SHAFFER: There were a lot of stories in the Eastern press, in particular, that the Cardinals were the team that gave Robinson the roughest time, that they threatened to go on strike, and they wouldn't play against him.
BELL: Well, all I read about those things, that I would know, about those things, I only read, it, like you read it. I was playing then myself, and I wasn't going to ballgames too much then, cause I was playing at that time.
SHAFFER: Were you playing in the Mexican League at that time, you mentioned. ?
BELL: In “47 uh, no I was playing, I think, in "45, when they signed me after the season in "1^, in'li6 he went to Montreal and I was out East, and I come back in '47 we was going to have a team in Detroit, but something happened, and they wouldn't give us the car, so we played as Associated member, in the Negro League. Then in 'U8, that's when I started to manage the farm team of the Monarchs, and I managed 'em for three years.
SHAFFER: Now, you -were talking about the Kansas City Monarchs?
BELL: No, we were associated with the Eastern League, out there.
SHAFFER: About how long did the Negro Leagues last, when did, they break up".
BELL: I don’t! know, exactly, -what year they broke up, it had to be, it was in sometime in 50’s.
SHAFFER: Mr. Bell was just mentioning that he used to play winter ball in Los Angeles, in the 1920's.
BELL: In 1923, was the first year I played out there. I played 1923, and I didn't go back out there until 1933. '33,'34, and '35 I played out there.
SHAFFER: Now was this an organized league, as well?
BELL: No, it was just a winter league. They had there three white teams, and one colored team. Just four teams would play.
SHAFFER: I was going to ask you about that, if during those years you ever played against white teams.
BELL: Oh, yeah. We played, I played against a lot of the Major League teams too. We played the Detroit Tigers here, in 1922, all except Ty Cobb and Harry Heilmann. They wouldn't play.
SHAFFER: Cobb was from Georgia.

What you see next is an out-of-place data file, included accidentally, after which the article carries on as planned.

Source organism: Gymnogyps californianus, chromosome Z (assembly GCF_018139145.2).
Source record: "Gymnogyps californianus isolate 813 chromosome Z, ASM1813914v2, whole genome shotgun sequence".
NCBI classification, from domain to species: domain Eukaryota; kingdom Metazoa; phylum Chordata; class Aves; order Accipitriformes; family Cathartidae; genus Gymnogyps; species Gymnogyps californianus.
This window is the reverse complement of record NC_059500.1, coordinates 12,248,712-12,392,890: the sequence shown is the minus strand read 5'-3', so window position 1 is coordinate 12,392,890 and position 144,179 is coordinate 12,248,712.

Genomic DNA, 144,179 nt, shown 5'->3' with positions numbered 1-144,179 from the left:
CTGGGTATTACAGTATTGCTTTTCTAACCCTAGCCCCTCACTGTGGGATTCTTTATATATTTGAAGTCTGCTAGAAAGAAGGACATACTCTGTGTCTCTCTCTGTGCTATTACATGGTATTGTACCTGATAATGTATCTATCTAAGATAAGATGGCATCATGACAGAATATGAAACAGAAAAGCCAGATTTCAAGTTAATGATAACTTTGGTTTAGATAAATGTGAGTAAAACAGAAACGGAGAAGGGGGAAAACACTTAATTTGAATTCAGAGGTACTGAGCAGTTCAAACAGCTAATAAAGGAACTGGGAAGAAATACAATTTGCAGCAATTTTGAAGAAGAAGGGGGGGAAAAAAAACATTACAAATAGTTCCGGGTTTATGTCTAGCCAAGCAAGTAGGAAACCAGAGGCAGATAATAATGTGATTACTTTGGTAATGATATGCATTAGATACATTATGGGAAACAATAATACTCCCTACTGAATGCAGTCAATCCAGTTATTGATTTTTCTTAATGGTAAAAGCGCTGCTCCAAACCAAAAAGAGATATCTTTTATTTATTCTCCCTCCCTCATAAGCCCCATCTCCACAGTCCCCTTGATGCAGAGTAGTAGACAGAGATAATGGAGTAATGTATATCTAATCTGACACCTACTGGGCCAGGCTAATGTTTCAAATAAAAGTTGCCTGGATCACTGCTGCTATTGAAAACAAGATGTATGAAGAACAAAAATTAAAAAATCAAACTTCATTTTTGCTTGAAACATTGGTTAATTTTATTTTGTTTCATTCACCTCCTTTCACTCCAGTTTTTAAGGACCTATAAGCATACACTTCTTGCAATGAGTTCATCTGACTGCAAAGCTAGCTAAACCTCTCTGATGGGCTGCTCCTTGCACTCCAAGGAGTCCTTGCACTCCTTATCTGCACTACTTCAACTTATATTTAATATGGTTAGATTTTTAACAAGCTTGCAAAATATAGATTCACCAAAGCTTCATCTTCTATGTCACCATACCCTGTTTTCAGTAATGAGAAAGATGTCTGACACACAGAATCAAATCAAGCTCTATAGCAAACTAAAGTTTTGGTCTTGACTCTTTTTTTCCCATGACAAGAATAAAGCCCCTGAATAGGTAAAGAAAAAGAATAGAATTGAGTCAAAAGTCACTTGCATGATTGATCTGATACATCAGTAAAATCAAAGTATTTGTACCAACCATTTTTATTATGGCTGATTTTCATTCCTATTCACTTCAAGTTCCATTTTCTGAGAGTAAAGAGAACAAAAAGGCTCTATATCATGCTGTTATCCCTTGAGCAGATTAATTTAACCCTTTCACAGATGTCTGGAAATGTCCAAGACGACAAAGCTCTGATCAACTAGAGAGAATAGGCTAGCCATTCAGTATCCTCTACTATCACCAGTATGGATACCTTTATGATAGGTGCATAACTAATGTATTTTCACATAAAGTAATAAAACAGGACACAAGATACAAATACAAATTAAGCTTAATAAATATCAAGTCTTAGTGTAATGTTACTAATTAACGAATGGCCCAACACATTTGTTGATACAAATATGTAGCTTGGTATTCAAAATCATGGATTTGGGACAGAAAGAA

BELL; Well, yeah, they had played down in Cuba and they said they wouldn't play against black ball players anymore. But we played 'em at Compton and Market over there, beat 'em two out of three.
SHAFFER: Did this happen frequently, I mean, playing against Major League teams, or was this the only time?
BELL: Oh, that's about the only time that I knew, that I heard that they said they didn't want to play . In Cuba, we had some guys from Carolina out there, a guy used to pitch for the Yankees. I thought of his name, now. But they went down there, and they didn't know about Cuba, they played winter baseball down there and, they all, the Cubans speak Spanish, well, they had light ones and everything, but a lot of them don't know so much about the dark people down there, which I didn't know until I went down there. I didn't know, I thought all the Cubans, in a way, was white.
SHAFFER: You thought they were Spanish?
BELL; Yeah, Spanish, but they used to play here, I thought there was just a few of them, played ball, but when I went down there, naturally, I couldn't speak Spanish. We had loads of mail, and we'd go out there, and we didn't know a mailbox from nothing else, you know. And we were looking at one we thought was an American, a Negro, dark, and we'd say something to him, and he'd start speaking Spanish, and so, we'd just have to go back to the hotel, we had some boys had played down there, they helped us out.
SHAFFER: What kind of salaries did they pay you?
BELL; Down there? Oh, they was just paying down there $175 a month, and all the expenses of transportation.
SHAFFER: So it was better than you were making..?
BELL: Better than some of 'em was making. I went down there too, I didn't want to go, they'd been trying to get me down there for a long time and I didn't go. And, I got married, decided to spend my honeymoon down there, and played ball down there. They gave me $200 and my expense.
CORTINOVIS: You went as an individual, not the whole team?